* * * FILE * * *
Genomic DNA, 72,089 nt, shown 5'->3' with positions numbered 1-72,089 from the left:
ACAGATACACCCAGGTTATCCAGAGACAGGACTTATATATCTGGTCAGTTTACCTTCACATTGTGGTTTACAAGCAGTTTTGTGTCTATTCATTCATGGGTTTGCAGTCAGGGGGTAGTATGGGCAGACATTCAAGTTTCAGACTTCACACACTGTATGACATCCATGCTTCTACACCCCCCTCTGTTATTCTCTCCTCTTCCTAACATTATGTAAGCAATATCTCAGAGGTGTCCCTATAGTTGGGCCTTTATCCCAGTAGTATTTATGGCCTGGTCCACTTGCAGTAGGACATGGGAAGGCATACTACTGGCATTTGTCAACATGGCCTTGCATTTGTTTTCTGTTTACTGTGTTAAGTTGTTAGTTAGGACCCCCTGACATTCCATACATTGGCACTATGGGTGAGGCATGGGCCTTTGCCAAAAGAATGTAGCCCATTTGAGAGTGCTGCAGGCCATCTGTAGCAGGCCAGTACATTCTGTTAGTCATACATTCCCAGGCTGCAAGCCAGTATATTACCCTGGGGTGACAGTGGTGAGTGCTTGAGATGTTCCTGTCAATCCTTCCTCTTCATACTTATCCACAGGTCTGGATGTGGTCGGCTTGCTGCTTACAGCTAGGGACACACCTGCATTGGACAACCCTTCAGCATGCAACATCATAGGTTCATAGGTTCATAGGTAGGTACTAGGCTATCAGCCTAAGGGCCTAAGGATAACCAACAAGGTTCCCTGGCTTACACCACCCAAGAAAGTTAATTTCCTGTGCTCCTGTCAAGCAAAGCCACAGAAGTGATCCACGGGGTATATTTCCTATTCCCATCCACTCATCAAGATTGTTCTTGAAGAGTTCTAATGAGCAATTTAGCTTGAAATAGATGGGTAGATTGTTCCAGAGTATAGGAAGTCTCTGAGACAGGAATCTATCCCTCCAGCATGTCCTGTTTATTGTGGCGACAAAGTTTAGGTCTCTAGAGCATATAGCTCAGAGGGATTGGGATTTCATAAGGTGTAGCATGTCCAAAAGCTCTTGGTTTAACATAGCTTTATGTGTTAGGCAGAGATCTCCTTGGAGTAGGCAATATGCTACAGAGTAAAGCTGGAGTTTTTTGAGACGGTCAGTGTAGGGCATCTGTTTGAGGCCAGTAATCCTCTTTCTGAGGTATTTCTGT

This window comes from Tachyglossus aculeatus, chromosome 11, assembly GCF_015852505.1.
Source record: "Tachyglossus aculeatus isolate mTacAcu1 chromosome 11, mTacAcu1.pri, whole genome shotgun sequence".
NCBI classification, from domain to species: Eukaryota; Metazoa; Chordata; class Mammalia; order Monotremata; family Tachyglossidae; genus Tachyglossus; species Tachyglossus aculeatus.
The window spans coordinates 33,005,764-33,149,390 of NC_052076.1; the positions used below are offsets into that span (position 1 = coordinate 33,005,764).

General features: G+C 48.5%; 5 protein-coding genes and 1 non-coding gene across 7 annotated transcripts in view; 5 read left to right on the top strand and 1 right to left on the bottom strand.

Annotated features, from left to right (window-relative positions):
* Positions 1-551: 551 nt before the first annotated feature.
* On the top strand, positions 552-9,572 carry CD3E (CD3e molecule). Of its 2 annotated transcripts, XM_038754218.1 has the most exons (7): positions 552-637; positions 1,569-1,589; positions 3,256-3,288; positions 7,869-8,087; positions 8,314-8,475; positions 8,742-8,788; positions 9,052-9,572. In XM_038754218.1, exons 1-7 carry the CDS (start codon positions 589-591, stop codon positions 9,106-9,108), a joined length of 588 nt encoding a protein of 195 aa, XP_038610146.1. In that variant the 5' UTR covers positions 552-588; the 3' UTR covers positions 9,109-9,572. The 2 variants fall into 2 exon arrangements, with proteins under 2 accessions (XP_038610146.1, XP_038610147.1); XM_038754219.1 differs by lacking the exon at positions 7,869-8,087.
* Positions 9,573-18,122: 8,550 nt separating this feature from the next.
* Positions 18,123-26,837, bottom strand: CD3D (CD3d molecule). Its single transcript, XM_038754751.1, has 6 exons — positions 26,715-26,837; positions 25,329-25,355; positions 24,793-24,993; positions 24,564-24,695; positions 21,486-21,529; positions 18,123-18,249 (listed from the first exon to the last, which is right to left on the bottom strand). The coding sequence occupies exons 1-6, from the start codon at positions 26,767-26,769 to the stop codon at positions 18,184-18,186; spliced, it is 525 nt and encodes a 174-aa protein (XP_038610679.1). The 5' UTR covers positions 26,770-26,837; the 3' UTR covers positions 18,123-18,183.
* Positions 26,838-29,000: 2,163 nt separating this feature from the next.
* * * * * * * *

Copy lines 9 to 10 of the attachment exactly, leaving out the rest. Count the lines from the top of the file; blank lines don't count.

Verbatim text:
* Positions 1-551: 551 nt before the first annotated feature.
* On the top strand, positions 552-9,572 carry CD3E (CD3e molecule). Of its 2 annotated transcripts, XM_038754218.1 has the most exons (7): positions 552-637; positions 1,569-1,589; positions 3,256-3,288; positions 7,869-8,087; positions 8,314-8,475; positions 8,742-8,788; positions 9,052-9,572. In XM_038754218.1, exons 1-7 carry the CDS (start codon positions 589-591, stop codon positions 9,106-9,108), a joined length of 588 nt encoding a protein of 195 aa, XP_038610146.1. In that variant the 5' UTR covers positions 552-588; the 3' UTR covers positions 9,109-9,572. The 2 variants fall into 2 exon arrangements, with proteins under 2 accessions (XP_038610146.1, XP_038610147.1); XM_038754219.1 differs by lacking the exon at positions 7,869-8,087.